Resistance to segregation was mainly organised by Baptist churches. Martin Luther King was the head of the congregation at Dexter Avenue Baptist Church in Montgomery, Alabama.
A black woman being arrested in Montgomery for not giving up her seat on the bus for a white passenger, led to a campaign by black people refusing to use the city’s bus service.
That woman was Rosa Parks and Martin Luther King helped organise the 1955 Montgomery Bus Boycott.
King encouraged nonviolent protests such as sit-ins, marches and boycotts of companies that discrimated against black people.
The civil rights leader was jailed during the 1963 campaign in Birmingham, Alabama, where desegregation was being strongly resisted by many white people.
“In May of that year – in Birmingham, Alabama – there had been a children’s campaign where elementary and high school students left class to go demonstrate in the streets,” recalled Franklin.
“This is also the dawn of television, not only in the United States but across the world, and the images that Americans saw, black white, Latino, Asian, and how these children were attacked by fire hoses, adults were attacked by these police dogs, really seared the nation’s conscience,” he explained.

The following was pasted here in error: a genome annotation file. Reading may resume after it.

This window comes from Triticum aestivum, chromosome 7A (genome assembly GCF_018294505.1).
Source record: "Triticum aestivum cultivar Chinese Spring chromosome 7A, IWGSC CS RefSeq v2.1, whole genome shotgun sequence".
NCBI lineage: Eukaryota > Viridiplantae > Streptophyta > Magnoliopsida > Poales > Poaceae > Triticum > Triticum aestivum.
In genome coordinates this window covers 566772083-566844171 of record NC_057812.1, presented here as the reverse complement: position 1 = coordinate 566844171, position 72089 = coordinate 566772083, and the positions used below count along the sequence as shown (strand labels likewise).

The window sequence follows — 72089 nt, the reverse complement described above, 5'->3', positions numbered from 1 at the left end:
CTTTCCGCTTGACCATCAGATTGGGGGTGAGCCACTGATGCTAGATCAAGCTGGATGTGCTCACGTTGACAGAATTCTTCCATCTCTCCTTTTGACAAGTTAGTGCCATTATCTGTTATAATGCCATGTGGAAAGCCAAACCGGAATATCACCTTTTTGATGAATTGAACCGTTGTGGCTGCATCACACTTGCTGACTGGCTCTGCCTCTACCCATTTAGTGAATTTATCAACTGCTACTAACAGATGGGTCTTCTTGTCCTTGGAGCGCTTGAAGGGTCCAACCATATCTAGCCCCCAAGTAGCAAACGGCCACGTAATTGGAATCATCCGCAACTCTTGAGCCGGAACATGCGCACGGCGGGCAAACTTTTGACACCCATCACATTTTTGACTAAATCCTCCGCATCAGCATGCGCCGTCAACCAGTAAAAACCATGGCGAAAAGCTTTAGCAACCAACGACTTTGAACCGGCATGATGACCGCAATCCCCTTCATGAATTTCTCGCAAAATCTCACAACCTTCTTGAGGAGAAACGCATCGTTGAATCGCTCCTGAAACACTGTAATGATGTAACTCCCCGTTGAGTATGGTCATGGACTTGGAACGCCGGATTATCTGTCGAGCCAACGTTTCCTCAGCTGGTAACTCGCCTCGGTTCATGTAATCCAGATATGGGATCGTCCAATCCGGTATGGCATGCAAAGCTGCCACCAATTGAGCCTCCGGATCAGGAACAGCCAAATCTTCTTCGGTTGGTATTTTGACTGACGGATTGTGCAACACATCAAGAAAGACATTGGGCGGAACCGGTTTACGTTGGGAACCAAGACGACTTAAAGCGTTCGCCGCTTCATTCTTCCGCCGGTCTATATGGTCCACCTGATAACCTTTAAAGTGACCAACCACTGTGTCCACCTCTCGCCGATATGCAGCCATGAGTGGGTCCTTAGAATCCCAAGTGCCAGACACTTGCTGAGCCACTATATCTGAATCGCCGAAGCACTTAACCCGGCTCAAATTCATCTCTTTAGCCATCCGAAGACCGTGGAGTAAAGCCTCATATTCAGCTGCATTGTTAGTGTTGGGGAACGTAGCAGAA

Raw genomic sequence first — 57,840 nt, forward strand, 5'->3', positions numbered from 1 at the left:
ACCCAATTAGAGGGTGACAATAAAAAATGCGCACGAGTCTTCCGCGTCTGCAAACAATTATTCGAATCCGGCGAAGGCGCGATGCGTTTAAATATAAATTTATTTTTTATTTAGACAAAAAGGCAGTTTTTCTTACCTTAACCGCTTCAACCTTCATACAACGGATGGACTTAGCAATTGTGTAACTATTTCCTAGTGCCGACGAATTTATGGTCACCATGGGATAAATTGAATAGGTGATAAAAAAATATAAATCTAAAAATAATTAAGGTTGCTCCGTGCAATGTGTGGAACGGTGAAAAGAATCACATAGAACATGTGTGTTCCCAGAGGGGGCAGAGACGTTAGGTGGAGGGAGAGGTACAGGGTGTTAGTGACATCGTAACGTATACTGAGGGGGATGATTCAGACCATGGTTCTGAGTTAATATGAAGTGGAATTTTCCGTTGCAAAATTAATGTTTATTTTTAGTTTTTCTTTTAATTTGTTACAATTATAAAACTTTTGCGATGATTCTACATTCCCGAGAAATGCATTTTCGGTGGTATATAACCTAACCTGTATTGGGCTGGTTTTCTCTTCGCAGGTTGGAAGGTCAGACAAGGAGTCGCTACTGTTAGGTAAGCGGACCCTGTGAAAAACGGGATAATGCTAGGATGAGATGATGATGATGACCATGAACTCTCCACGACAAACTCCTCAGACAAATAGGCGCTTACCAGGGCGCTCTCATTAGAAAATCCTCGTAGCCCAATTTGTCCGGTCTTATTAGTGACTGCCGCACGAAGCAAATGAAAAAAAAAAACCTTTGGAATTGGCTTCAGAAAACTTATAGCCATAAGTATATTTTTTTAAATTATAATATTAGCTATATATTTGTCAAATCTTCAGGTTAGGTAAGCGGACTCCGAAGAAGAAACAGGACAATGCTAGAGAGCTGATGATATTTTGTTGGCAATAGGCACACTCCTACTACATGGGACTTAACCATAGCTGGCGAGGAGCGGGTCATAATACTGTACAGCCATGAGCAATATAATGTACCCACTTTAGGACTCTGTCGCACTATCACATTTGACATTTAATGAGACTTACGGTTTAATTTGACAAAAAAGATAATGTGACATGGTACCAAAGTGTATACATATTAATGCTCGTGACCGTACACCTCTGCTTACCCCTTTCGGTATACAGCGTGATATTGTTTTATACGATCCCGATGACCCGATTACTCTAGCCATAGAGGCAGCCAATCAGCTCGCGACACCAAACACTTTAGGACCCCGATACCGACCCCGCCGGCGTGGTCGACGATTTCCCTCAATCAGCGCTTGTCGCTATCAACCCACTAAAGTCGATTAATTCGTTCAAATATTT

The famous speech, which became a high point for the civil rights movement, came during what was official known as the ‘March on Washington For Jobs and Freedom’.
President John F. Kennedy, who had spoken out in favour of civil rights, was assassinated three months later.
President Lyndon B. Johnson signed the 1964 Civil Rights Act and the 1965 Voting Rights Act. The US federal government now had the power to end segregation in the southern states and it became easier for black people to vote.
King was shot dead on the balcony of the Lorraine Hotel in Memphis, Tennessee on April 3, 1968.
Johnson announced a national day of mourning three days later on April 7.
A week of race riots in several US cities after King’s death was contrary to the nonviolence he had advocated while he was alive, but many black people felt there was still a long way to go.
Views:697|Rating:2.06|View Time:1:3Minutes|Likes:14|Dislikes:20 Singer Justin Bieber lies to fans @ the One Love Manchester concert! “God is in the midst of darkness. He loves you and is there for you”.
Views:36569|Rating:4.57|View Time:34:48Minutes|Likes:371|Dislikes:35 Elder Dallin H. Oaks of the Quorum of the Twelve Apostles of The Church of Jesus Christ of Latter-day Saints told a gathering of several hundred lawyers, judges and religious leaders in California on October 20, 2015, that secularists and religionists with opposing views should seek balance and accommodation with each other rather than total victory for one side only.